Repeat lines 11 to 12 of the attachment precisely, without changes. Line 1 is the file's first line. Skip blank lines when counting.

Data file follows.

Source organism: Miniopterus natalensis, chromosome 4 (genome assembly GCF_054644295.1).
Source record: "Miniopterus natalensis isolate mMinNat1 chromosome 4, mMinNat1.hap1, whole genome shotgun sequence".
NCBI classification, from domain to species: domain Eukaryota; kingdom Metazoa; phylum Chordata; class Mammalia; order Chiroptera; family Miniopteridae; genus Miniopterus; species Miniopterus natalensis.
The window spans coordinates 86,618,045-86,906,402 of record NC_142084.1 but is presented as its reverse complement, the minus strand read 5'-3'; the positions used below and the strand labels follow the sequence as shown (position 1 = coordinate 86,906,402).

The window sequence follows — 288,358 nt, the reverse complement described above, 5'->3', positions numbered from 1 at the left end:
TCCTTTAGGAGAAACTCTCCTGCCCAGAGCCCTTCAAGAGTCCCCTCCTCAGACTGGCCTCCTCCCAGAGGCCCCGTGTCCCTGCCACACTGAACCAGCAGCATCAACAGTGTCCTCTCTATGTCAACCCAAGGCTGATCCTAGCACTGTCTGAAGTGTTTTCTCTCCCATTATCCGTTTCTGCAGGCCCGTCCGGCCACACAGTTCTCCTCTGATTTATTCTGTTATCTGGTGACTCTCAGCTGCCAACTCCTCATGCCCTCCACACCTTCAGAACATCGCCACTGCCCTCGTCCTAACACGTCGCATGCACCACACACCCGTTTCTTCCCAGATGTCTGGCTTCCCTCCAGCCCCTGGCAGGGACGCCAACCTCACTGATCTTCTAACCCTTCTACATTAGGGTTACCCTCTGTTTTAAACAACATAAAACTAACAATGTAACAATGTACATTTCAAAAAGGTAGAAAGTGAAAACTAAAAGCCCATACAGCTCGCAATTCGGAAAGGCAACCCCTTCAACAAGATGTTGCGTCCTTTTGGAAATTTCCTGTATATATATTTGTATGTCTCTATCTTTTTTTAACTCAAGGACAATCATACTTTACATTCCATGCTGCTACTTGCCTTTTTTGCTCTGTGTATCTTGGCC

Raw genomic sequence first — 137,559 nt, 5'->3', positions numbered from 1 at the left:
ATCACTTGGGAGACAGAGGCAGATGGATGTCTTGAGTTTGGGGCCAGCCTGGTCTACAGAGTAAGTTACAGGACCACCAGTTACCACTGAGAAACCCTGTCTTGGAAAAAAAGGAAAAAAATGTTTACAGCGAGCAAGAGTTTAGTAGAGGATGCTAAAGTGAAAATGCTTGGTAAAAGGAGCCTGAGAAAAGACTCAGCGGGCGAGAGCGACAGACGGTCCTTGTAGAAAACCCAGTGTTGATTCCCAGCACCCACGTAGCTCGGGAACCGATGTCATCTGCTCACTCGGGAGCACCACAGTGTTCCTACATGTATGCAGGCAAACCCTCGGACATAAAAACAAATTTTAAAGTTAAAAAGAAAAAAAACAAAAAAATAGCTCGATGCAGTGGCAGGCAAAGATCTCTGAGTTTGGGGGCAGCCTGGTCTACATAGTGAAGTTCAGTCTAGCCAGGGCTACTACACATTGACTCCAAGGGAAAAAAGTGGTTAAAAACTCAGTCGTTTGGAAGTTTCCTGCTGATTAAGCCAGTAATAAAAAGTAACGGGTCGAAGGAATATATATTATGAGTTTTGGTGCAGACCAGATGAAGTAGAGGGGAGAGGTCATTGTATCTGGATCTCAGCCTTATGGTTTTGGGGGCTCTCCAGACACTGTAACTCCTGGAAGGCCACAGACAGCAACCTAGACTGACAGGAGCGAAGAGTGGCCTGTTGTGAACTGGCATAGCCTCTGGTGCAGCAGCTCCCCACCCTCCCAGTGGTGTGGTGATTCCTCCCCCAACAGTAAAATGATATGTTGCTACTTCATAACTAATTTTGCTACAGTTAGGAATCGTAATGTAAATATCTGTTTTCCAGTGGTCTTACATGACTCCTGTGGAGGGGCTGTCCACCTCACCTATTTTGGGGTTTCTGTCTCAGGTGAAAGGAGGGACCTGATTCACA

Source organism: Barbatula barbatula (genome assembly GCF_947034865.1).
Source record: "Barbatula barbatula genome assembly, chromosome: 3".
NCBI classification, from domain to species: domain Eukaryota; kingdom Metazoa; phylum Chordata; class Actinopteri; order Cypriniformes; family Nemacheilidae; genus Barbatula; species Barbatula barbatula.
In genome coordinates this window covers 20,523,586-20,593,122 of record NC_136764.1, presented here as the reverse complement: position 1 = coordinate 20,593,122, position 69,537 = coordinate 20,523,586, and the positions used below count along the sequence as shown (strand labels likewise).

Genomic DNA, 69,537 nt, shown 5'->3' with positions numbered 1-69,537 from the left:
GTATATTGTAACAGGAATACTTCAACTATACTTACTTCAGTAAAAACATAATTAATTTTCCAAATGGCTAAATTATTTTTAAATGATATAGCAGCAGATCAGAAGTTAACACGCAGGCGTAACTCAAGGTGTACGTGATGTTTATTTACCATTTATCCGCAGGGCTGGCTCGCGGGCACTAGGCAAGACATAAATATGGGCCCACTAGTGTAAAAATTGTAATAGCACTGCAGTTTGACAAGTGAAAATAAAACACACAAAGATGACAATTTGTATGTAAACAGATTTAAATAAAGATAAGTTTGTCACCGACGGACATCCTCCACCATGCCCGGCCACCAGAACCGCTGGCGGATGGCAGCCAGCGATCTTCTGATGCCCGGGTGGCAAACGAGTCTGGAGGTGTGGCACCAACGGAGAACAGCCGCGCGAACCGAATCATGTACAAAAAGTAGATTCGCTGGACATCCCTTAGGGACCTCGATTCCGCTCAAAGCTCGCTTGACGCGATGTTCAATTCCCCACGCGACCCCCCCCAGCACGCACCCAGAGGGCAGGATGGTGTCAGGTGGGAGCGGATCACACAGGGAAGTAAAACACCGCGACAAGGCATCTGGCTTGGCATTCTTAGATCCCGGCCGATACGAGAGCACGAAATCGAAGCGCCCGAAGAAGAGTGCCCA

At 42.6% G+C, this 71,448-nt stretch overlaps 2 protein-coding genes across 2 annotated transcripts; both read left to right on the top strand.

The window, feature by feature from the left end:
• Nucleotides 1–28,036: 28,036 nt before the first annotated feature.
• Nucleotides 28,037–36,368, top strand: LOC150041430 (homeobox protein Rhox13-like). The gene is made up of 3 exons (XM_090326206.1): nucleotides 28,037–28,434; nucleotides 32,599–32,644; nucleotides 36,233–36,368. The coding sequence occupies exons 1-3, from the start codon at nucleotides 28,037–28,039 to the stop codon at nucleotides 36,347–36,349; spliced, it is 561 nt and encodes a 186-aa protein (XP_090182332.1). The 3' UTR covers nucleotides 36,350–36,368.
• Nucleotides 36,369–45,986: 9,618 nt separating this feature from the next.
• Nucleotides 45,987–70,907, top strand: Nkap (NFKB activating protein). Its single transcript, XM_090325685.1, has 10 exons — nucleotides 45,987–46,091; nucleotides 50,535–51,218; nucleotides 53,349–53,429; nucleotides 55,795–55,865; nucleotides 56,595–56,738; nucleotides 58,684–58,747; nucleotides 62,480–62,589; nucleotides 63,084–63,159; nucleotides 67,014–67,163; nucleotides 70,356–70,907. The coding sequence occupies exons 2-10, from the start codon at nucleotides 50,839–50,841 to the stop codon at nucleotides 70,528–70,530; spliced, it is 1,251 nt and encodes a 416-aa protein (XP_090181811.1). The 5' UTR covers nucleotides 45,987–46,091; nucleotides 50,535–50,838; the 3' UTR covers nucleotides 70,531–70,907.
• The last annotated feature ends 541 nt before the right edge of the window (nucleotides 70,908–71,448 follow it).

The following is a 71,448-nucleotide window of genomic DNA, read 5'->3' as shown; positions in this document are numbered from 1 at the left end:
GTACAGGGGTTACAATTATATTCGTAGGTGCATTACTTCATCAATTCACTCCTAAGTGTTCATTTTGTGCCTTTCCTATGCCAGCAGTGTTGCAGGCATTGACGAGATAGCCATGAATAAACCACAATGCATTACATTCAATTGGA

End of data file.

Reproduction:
NCBI classification, from domain to species: domain Eukaryota; kingdom Metazoa; phylum Chordata; class Actinopteri; order Cypriniformes; family Nemacheilidae; genus Barbatula; species Barbatula barbatula.
In genome coordinates this window covers 20,523,586-20,593,122 of record NC_136764.1, presented here as the reverse complement: position 1 = coordinate 20,593,122, position 69,537 = coordinate 20,523,586, and the positions used below count along the sequence as shown (strand labels likewise).